The combination of buying a kayak for a bit of exercise, and the appalling weather of the summer of 2012 led me to explore the rivers and canals when I couldn’t get out to sea. I discovered a new food supply in the form of Signal Crayfish, the alien species which are taking over our rivers and lakes. They cause considerable damage by eroding banks with their burrows, and eating fish eggs. Worse, they carry a disease which is fatal to our native White Clawed Crayfish, so the more we catch and eat the better.

You have to have a licence from the Environment Agency to operate a trap but currently there is no legal restriction on using a crab line or drop net to catch them (although it is worth checking as these things change). Just make sure you know the difference and don’t catch a White Claw by mistake, there are big fines if you do. If you catch one Signal, all the others will be Signals because they don’t mix. Do a check on the web for photos of the differences, but as a quick guide, if the claws have a white spot on the hinge on top and are reddish colour below, and the carapace front (nose) has a jagged point rather than a smooth point, you have a Signal Crayfish.

To catch them, simply bait a drop net with fresh fish or raw chicken, leave it in the water 15 minutes, and lift. If you blank, put it straight back, they will be on their way (following the scent trail). After a while you will have one to five crayfish per drop. You will need to allow 15 per serving, or less if you are using them as a garnish or ingredient.

It is best to purge them, which means keeping them in fresh clean water for a couple of days so they empty their systems of the stuff they have been eating. To cook them, simply fill a large pan with salted water, add a bunch of herbs or whatever seasoning takes your fancy, and boil for 10 minutes (large) to 6 minutes (small) – I put it that way round because you will have a mixture. Put the big fellas in, then four minutes later but the smaller ones in. That way they finish together. When cooked they will be that lovely red colour instead of the evil greeny black they were when you first met them. Allow to cool, then either eat, or keep very chilled in the fridge for a day or two. Like any shellfish, take great care you don’t allow bacteria to take hold.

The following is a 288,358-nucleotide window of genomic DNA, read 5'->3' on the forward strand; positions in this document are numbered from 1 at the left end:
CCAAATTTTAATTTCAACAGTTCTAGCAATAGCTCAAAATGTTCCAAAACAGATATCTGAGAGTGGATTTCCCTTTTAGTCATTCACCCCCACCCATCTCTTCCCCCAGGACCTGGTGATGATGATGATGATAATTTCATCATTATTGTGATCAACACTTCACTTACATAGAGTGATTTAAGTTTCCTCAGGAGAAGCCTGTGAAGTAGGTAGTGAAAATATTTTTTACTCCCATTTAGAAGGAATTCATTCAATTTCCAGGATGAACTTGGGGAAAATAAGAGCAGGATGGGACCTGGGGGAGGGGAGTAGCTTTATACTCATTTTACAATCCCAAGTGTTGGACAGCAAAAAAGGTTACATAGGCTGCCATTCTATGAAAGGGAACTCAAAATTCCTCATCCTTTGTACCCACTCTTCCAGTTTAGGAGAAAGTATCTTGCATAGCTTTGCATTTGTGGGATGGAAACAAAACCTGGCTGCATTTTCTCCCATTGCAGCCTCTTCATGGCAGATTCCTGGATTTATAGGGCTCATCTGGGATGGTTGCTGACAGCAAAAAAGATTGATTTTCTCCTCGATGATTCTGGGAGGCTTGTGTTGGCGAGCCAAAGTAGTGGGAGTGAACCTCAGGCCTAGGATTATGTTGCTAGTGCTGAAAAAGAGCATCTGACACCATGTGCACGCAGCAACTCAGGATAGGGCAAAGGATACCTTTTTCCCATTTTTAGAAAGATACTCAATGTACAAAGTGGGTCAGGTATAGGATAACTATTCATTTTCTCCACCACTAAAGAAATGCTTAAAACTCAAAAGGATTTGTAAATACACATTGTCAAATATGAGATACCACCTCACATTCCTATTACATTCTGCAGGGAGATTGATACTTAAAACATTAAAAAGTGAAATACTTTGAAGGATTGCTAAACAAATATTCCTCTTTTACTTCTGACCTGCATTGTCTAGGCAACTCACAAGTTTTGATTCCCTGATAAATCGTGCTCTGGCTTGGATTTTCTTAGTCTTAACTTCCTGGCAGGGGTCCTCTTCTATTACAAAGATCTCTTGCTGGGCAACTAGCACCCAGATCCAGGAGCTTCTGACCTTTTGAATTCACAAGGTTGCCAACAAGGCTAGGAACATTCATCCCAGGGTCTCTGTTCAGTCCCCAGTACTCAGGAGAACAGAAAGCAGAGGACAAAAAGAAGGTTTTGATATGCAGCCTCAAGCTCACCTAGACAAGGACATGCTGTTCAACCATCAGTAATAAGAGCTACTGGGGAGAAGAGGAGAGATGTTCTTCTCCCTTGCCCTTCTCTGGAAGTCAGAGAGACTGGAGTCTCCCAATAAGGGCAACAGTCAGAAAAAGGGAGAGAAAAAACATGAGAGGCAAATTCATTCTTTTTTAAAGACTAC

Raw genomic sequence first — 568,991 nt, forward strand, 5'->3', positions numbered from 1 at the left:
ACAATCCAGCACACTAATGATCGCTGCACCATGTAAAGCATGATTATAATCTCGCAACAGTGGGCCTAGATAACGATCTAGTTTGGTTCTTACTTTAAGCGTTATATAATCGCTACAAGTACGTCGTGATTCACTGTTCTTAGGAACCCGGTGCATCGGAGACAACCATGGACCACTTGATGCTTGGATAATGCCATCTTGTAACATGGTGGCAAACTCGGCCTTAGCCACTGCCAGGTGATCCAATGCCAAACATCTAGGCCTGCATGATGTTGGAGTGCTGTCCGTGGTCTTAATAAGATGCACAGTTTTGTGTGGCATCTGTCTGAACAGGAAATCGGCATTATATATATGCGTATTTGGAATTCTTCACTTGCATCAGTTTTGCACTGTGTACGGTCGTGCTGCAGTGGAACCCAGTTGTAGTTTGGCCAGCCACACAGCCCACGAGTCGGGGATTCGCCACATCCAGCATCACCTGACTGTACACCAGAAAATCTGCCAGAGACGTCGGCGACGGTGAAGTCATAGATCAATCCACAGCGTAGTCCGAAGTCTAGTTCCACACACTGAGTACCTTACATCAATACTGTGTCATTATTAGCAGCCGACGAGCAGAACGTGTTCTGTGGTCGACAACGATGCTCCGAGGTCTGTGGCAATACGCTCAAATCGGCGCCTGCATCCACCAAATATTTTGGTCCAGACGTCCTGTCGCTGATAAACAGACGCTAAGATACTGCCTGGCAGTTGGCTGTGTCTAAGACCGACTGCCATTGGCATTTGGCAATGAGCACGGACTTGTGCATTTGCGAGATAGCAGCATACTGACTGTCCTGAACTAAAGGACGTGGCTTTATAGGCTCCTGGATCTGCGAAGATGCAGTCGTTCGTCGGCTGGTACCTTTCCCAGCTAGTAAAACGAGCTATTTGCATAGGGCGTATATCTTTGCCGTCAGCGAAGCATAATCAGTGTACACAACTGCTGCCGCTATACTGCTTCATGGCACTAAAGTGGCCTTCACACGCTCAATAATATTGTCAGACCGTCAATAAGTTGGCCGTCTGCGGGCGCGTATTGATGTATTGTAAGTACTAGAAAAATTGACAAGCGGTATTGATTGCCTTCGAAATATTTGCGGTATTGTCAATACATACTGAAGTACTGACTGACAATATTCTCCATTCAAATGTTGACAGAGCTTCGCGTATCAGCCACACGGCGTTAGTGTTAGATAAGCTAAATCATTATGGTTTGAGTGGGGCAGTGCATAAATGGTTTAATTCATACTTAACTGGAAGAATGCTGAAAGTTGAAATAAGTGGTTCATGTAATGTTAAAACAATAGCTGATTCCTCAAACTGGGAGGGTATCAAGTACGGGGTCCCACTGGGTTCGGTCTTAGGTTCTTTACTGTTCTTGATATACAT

To prepare, twist off the tail, pull off the covering shell, trim off anything unsightly you don’t fancy eating, and if despite purging there is still a black vein in the tail, slit it like you would a jumbo shrimp and remove the black tube. Posh cookery books call it a vein, actually it is poo. The only other bit worth going for is in the claw and claw arms. These are worth cracking and digging out the meat. Now you will realise why you need 15 per person – there isn’t much to eat, but what there is, is seriously yummy. When you tire of eating simple crayfish salad, try a dip made of  4 tbs mayo, 1 tsp tomato ketchup and a mad dash of tabasco. When you tire of that, get adventurous and Google crawfish recipes from Louisiana, where the crayfish (crawfish) is the state animal. There are plenty of crayfish in the rivers, and plenty of recipes. Enjoy.

Quick Crayfish Pasta recipe:

If you only have 15-20 crayfish and want to feed a family, here’s what you do. (Once the crayfish are prepared, the rest will be done in 10-15 minutes)

Cook crayfish and remove the meat. Boil 350grams spaghetti according to the pack instructions. Meanwhile heat a tablespoon of oil in a frying pan, and gently fry a crushed clove of garlic and a whole dried chilli in the oil. When golden, add four or five large tomatoes, chopped. Cook gently until they are squishy. Add a few spoons of the spaghetti water to keep it runny. Add the crayfish to the sauce, a couple of tablespoons of chopped parsley and the zest of half a lemon. Squeeze the juice in, adjust seasoning with salt and pepper, remove the chilli and pour the sauce over the pasta. Enjoy.